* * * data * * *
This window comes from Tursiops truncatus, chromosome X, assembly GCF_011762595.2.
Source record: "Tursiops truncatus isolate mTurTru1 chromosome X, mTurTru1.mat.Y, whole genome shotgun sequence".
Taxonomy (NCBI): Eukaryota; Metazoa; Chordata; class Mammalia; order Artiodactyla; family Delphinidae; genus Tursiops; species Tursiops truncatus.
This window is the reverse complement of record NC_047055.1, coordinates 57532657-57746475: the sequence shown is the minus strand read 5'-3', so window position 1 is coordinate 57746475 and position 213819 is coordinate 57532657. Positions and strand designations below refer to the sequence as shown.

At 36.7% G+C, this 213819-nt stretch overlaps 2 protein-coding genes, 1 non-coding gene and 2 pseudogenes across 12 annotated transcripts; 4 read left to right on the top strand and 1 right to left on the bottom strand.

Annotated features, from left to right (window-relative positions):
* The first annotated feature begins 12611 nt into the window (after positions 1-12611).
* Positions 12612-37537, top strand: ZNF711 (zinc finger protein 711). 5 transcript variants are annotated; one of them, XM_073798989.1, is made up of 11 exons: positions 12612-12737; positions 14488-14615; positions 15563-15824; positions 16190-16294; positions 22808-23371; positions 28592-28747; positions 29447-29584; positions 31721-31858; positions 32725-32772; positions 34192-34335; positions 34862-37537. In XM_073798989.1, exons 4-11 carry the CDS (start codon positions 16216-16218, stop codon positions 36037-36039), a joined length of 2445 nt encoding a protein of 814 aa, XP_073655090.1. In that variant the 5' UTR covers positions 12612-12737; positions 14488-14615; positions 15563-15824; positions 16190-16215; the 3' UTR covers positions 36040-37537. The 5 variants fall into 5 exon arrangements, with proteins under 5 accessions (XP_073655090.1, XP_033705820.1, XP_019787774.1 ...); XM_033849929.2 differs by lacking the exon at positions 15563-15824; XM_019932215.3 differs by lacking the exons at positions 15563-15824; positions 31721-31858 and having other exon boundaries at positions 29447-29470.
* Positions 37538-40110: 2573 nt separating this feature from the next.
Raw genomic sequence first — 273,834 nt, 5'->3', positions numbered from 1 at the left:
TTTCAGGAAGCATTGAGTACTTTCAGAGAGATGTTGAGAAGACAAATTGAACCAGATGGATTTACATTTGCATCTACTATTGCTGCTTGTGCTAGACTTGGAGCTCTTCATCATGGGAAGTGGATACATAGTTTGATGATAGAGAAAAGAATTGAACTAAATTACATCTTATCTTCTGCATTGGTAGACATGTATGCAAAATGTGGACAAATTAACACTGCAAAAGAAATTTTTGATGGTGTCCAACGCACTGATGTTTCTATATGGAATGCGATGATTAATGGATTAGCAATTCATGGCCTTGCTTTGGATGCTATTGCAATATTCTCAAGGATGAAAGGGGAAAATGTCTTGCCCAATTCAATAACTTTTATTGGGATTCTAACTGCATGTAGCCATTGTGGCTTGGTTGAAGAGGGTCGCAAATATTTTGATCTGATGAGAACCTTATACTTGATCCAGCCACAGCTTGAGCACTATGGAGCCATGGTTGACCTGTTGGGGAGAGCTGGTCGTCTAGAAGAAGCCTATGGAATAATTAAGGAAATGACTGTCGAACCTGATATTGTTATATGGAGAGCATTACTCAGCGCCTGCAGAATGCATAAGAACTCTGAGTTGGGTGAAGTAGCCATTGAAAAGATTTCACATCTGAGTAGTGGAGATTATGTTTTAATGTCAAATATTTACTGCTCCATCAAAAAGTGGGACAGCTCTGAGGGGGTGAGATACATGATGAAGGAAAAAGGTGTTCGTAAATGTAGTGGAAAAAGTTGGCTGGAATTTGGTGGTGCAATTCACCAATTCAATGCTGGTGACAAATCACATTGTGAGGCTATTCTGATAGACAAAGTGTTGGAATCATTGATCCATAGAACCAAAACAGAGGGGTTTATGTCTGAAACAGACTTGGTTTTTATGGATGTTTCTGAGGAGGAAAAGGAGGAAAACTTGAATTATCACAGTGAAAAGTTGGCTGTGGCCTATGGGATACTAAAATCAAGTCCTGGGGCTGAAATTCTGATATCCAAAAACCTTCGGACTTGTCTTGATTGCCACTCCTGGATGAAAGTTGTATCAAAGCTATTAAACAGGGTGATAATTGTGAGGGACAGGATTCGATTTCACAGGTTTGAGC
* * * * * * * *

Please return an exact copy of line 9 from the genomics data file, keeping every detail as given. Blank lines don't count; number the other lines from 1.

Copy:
* Positions 37538-40110: 2573 nt separating this feature from the next.